For many Mac owners
like myself, it's difficult to get rid of any Macintosh, either because it's not
financially feasible to buy a new computer, or you've simply grown attached to your
current machine (or, as in my case, both). On the other hand, it's also painful to
want to run the latest applications when you know your old Mac doesn't have the horsepower.
The Encore/ZIF G4 1 Ghz Processor Upgrade card is a great way to breathe life back
into old faithful. I wasn't ready to give up on my 300 Mhz Blue & White G3 (not
to mention that I did not have $1500+ for a new Mac). This was a good opportunity
for me to take a look at the Encore/ZIF G4 1 ghz Processor upgrade card.
The Encore/ZIF G4 1 ghz upgrade is compatible with the following models:
- Power Macintosh G3 All-in-one
- Power Macintosh G3 Blue
- Power Macintosh G3 Desktop
- Power Macintosh G3 Minitower
- Power Macintosh Server
- Power Mac G4 (PCI Graphics)
- Macintosh Server G4 (PCI
The Encore/ZIF G4 is designed
with 1MB backside cache and is compatible with your existing hardware. Encore takes
full advantage of the latest features of Mac OS 9 and Mac OS X. With the Encore/ZIF
G4, even greater performance improvements are possible with AltiVec-enhanced applications.
The Encore/ZIF G4 1.0 GHz model supports from Mac OS 8.6 through Mac OS X Version
10.2.8 in Beige G3 systems, and from OS 9.2 through 10.3.x in G3 Blue & White
and G4 PCI Graphics systems. This review is of the Encore/ZIF G4 1 ghz Processor
Upgrade card for a 300 Mhz Blue & White G3.
The first hurdle was almost a show stopper. The installation requires an OS 9 bootable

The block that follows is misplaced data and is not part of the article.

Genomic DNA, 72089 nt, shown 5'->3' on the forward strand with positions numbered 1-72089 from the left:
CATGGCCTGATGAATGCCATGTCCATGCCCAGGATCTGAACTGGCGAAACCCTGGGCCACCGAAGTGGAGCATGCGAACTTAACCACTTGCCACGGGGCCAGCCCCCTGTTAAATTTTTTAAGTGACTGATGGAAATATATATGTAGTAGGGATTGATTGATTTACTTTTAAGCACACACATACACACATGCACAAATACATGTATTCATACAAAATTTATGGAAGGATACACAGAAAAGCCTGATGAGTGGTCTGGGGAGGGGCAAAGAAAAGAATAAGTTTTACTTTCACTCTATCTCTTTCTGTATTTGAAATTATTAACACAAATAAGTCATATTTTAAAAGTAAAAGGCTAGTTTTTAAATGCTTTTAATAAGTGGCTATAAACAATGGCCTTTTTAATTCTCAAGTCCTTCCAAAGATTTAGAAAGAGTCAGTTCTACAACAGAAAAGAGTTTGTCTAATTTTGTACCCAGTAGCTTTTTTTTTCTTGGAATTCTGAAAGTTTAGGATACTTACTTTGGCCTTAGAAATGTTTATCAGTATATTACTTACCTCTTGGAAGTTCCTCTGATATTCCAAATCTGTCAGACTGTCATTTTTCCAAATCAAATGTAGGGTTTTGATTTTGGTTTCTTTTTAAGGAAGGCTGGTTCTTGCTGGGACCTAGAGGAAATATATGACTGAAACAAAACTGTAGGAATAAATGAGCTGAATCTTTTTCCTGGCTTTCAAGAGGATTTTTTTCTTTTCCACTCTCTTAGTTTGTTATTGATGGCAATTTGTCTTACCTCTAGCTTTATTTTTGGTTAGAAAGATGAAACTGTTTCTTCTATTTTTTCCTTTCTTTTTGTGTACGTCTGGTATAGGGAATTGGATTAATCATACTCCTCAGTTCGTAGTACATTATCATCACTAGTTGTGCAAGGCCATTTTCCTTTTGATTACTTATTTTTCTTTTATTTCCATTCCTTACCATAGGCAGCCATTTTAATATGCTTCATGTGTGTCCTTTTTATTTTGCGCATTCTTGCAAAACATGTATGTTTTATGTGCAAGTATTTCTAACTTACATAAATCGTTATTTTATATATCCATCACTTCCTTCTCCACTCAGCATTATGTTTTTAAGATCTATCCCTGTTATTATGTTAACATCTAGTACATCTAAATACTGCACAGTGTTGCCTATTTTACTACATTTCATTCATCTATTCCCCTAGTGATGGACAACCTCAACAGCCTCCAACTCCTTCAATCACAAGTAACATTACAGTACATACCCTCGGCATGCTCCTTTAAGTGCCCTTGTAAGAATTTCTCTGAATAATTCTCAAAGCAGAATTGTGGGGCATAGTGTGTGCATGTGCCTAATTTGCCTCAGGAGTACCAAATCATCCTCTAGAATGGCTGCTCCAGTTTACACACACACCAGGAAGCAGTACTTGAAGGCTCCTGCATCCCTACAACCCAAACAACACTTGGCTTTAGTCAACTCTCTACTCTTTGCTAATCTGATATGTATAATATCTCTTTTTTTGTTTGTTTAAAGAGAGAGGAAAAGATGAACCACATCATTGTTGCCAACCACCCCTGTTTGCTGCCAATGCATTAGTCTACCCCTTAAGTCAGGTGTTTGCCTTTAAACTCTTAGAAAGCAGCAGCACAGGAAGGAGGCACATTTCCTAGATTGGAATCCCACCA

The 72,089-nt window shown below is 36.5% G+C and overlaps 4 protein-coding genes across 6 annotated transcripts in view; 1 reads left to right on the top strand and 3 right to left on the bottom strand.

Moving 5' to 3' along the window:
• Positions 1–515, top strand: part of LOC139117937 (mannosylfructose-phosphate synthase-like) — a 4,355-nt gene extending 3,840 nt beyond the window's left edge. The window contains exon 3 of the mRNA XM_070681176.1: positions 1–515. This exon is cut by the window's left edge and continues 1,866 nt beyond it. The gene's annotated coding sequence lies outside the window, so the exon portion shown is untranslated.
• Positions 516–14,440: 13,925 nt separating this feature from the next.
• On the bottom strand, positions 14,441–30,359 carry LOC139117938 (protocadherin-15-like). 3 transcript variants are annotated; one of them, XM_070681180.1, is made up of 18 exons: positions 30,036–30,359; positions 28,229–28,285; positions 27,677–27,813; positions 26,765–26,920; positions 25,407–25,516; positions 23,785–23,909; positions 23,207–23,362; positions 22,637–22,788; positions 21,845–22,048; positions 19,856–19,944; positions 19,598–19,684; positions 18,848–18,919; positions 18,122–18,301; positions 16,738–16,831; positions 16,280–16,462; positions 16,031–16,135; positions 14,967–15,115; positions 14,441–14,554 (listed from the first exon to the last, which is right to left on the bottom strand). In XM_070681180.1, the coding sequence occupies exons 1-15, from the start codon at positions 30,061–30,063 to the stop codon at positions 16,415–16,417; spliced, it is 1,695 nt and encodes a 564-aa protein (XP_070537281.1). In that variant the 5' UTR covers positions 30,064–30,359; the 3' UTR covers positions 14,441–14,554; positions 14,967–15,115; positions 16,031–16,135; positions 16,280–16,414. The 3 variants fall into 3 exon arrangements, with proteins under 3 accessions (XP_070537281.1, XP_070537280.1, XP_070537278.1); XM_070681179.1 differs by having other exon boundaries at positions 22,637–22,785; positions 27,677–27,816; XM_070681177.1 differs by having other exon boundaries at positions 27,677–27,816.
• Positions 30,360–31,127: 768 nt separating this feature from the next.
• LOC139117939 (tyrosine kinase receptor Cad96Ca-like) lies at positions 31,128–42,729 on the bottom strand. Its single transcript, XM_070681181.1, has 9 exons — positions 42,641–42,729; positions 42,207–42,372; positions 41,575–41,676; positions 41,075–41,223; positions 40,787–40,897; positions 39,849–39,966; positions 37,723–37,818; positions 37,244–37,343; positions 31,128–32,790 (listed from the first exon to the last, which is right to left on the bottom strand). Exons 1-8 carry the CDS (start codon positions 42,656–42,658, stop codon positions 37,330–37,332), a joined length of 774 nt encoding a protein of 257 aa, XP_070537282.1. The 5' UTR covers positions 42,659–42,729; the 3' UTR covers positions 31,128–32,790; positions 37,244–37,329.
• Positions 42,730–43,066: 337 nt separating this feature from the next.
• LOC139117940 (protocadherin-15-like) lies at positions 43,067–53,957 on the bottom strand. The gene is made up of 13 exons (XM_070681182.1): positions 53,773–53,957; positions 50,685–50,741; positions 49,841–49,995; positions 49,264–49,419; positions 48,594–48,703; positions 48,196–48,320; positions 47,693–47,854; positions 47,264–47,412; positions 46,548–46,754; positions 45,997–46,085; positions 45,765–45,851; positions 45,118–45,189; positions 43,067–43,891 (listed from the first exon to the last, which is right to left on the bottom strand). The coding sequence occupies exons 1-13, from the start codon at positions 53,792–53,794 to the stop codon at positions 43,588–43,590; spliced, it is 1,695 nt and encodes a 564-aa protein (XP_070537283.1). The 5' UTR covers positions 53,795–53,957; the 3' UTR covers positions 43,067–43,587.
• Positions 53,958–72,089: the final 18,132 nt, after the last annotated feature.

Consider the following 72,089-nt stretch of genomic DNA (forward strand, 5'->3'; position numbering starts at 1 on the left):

system. My machine has been OS 9 free for over a year now, so I had to take the time
to transfer 40 GB of data to another drive, then repartition the drive to install
OS 9. I came very close to closing the Sonnet box up and sending it back. But three
hours later, I was ready to start again. I booted into OS 9 and got through the firmware
update without a hitch.
The next step was the physical installation. Following the instructions was a breeze
and everything went smoothly. However, after a restart into OS 9, you are instructed
to use their Startup Disk X control panel to switch to OS X. This was another "Uh
Oh". My OS X drives don't have OS 9 drivers installed; hence, the installed
Startup Disk didn't see my OS X drive and I was unable to select my OS X for startup.
I finally got around that by booting to an OS X Installer CD and selecting my OS
After all of that, the installation on the OS X drive had problems. Everything was
running noticeably sluggish and Apple System Profiler did not show any memory cache.
After contacting Sonnet Tech support, they directed me to download a new beta installer
to correct the L2 Cache problem present in the shipped installer. With the new installer,
things got rolling, and my experience was then much closer to what I expected.
Let the fun begin!
On a regular basis, I use my machine for email, web design, managing my iPod music
library and using iPhoto to share pictures of my beautiful wife and children with
friends and family. My review notes are based upon my judgement with regards to how
the upgrade felt.
I didn't see a noticeable difference using Mail. BBEdit is my main choice when designing
web pages, and I noticed some minor improvement there when opening multiple pages
to edit, but not enough to really impress me.
Next up, I grabbed a couple of my wife's CDs and fired up iTunes (I had already ripped
all of my own collection). Prior to this upgrade, just ripping a CD would take a
long time. I would insert a CD and start the import process before heading for bed.